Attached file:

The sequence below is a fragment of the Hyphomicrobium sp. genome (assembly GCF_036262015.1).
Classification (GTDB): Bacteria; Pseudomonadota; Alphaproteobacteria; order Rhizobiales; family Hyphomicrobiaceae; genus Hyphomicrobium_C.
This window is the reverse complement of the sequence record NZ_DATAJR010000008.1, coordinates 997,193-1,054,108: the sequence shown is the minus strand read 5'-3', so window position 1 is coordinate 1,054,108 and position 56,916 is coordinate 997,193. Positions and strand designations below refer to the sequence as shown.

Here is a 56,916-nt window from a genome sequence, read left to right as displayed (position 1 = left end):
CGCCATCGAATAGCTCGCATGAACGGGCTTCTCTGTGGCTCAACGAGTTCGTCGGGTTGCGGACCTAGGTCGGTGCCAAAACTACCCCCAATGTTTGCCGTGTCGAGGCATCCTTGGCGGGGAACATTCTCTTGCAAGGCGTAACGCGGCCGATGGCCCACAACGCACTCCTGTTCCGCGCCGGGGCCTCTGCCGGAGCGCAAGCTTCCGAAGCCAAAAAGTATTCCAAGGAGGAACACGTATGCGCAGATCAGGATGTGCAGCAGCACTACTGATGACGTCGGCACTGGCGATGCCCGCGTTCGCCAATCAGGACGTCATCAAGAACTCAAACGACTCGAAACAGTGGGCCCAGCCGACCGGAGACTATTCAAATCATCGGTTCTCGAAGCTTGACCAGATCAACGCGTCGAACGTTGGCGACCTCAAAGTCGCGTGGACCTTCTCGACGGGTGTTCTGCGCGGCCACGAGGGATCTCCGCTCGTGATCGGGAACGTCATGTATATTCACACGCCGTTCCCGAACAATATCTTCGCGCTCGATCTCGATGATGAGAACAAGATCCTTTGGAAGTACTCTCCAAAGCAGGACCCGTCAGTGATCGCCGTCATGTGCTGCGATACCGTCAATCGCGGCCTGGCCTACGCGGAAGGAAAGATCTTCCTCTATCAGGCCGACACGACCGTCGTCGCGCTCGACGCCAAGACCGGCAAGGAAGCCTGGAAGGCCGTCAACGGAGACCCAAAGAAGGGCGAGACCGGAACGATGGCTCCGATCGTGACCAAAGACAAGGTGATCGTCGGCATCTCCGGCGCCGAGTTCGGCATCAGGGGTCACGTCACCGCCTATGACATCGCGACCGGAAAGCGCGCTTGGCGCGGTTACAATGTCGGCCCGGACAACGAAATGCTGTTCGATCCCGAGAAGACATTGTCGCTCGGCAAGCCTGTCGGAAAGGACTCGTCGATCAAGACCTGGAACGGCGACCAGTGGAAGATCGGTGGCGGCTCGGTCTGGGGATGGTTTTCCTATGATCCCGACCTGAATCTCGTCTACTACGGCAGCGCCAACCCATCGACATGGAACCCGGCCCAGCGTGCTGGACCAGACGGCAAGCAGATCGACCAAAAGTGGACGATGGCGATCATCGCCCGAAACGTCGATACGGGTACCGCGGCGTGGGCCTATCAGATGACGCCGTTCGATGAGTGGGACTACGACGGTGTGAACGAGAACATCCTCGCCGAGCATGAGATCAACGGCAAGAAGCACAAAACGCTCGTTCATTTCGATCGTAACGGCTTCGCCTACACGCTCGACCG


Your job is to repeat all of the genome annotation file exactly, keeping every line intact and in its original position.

The sequence below is a fragment of the Hyphomicrobium sp. genome (assembly GCF_036262015.1).
Classification (GTDB): Bacteria; Pseudomonadota; Alphaproteobacteria; order Rhizobiales; family Hyphomicrobiaceae; genus Hyphomicrobium_C.
This window is the reverse complement of the sequence record NZ_DATAJR010000008.1, coordinates 997,193-1,054,108: the sequence shown is the minus strand read 5'-3', so window position 1 is coordinate 1,054,108 and position 56,916 is coordinate 997,193. Positions and strand designations below refer to the sequence as shown.

Here is a 56,916-nt window from a genome sequence, read left to right as displayed (position 1 = left end):
CGCCATCGAATAGCTCGCATGAACGGGCTTCTCTGTGGCTCAACGAGTTCGTCGGGTTGCGGACCTAGGTCGGTGCCAAAACTACCCCCAATGTTTGCCGTGTCGAGGCATCCTTGGCGGGGAACATTCTCTTGCAAGGCGTAACGCGGCCGATGGCCCACAACGCACTCCTGTTCCGCGCCGGGGCCTCTGCCGGAGCGCAAGCTTCCGAAGCCAAAAAGTATTCCAAGGAGGAACACGTATGCGCAGATCAGGATGTGCAGCAGCACTACTGATGACGTCGGCACTGGCGATGCCCGCGTTCGCCAATCAGGACGTCATCAAGAACTCAAACGACTCGAAACAGTGGGCCCAGCCGACCGGAGACTATTCAAATCATCGGTTCTCGAAGCTTGACCAGATCAACGCGTCGAACGTTGGCGACCTCAAAGTCGCGTGGACCTTCTCGACGGGTGTTCTGCGCGGCCACGAGGGATCTCCGCTCGTGATCGGGAACGTCATGTATATTCACACGCCGTTCCCGAACAATATCTTCGCGCTCGATCTCGATGATGAGAACAAGATCCTTTGGAAGTACTCTCCAAAGCAGGACCCGTCAGTGATCGCCGTCATGTGCTGCGATACCGTCAATCGCGGCCTGGCCTACGCGGAAGGAAAGATCTTCCTCTATCAGGCCGACACGACCGTCGTCGCGCTCGACGCCAAGACCGGCAAGGAAGCCTGGAAGGCCGTCAACGGAGACCCAAAGAAGGGCGAGACCGGAACGATGGCTCCGATCGTGACCAAAGACAAGGTGATCGTCGGCATCTCCGGCGCCGAGTTCGGCATCAGGGGTCACGTCACCGCCTATGACATCGCGACCGGAAAGCGCGCTTGGCGCGGTTACAATGTCGGCCCGGACAACGAAATGCTGTTCGATCCCGAGAAGACATTGTCGCTCGGCAAGCCTGTCGGAAAGGACTCGTCGATCAAGACCTGGAACGGCGACCAGTGGAAGATCGGTGGCGGCTCGGTCTGGGGATGGTTTTCCTATGATCCCGACCTGAATCTCGTCTACTACGGCAGCGCCAACCCATCGACATGGAACCCGGCCCAGCGTGCTGGACCAGACGGCAAGCAGATCGACCAAAAGTGGACGATGGCGATCATCGCCCGAAACGTCGATACGGGTACCGCGGCGTGGGCCTATCAGATGACGCCGTTCGATGAGTGGGACTACGACGGTGTGAACGAGAACATCCTCGCCGAGCATGAGATCAACGGCAAGAAGCACAAAACGCTCGTTCATTTCGATCGTAACGGCTTCGCCTACACGCTCGACCG